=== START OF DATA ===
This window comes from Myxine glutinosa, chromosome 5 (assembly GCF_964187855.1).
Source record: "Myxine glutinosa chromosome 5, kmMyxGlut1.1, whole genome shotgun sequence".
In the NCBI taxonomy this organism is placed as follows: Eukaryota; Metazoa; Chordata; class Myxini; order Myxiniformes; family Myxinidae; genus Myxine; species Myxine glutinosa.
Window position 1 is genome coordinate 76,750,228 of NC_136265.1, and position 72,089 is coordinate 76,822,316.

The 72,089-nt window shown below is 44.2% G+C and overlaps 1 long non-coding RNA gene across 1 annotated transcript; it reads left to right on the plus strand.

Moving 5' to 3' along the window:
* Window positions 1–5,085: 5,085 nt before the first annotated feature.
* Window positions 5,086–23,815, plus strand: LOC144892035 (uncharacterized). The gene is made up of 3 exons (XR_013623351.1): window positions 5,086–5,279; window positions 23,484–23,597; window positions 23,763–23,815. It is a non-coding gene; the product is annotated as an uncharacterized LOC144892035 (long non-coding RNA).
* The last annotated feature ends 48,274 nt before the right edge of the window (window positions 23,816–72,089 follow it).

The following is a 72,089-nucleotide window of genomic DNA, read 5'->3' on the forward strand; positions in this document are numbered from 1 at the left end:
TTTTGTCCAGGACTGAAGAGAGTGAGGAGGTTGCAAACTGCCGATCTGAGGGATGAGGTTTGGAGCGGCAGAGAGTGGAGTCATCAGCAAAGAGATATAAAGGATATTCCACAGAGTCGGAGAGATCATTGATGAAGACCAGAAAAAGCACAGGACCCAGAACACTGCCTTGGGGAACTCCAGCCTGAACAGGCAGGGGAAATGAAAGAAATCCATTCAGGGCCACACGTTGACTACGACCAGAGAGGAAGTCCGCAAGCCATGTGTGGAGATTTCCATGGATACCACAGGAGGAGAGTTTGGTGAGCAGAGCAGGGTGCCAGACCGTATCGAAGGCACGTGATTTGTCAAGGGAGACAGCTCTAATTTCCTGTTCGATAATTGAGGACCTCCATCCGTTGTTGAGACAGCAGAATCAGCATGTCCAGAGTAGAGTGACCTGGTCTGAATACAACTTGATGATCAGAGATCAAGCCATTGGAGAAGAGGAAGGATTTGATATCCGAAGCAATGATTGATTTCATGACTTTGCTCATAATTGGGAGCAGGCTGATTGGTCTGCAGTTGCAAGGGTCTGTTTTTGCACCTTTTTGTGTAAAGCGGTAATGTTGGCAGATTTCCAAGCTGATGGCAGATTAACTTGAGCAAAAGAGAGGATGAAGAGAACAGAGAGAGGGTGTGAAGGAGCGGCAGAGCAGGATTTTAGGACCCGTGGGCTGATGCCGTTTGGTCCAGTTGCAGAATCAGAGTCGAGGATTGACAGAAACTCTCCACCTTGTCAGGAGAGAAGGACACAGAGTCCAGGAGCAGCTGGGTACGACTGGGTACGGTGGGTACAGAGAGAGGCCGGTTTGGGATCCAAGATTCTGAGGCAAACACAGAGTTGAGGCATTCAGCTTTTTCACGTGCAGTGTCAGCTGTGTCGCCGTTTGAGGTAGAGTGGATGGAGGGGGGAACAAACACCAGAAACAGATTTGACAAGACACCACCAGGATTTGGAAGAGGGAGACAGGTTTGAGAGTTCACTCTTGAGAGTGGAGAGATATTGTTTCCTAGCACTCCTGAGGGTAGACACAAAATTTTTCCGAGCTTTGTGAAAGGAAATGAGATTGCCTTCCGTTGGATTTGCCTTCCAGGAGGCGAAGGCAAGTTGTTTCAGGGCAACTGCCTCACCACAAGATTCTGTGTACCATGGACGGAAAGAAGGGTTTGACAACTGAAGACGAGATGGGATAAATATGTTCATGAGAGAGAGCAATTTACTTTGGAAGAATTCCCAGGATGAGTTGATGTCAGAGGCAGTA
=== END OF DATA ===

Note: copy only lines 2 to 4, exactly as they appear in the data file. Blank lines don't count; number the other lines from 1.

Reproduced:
Source record: "Myxine glutinosa chromosome 5, kmMyxGlut1.1, whole genome shotgun sequence".
In the NCBI taxonomy this organism is placed as follows: Eukaryota; Metazoa; Chordata; class Myxini; order Myxiniformes; family Myxinidae; genus Myxine; species Myxine glutinosa.
Window position 1 is genome coordinate 76,750,228 of NC_136265.1, and position 72,089 is coordinate 76,822,316.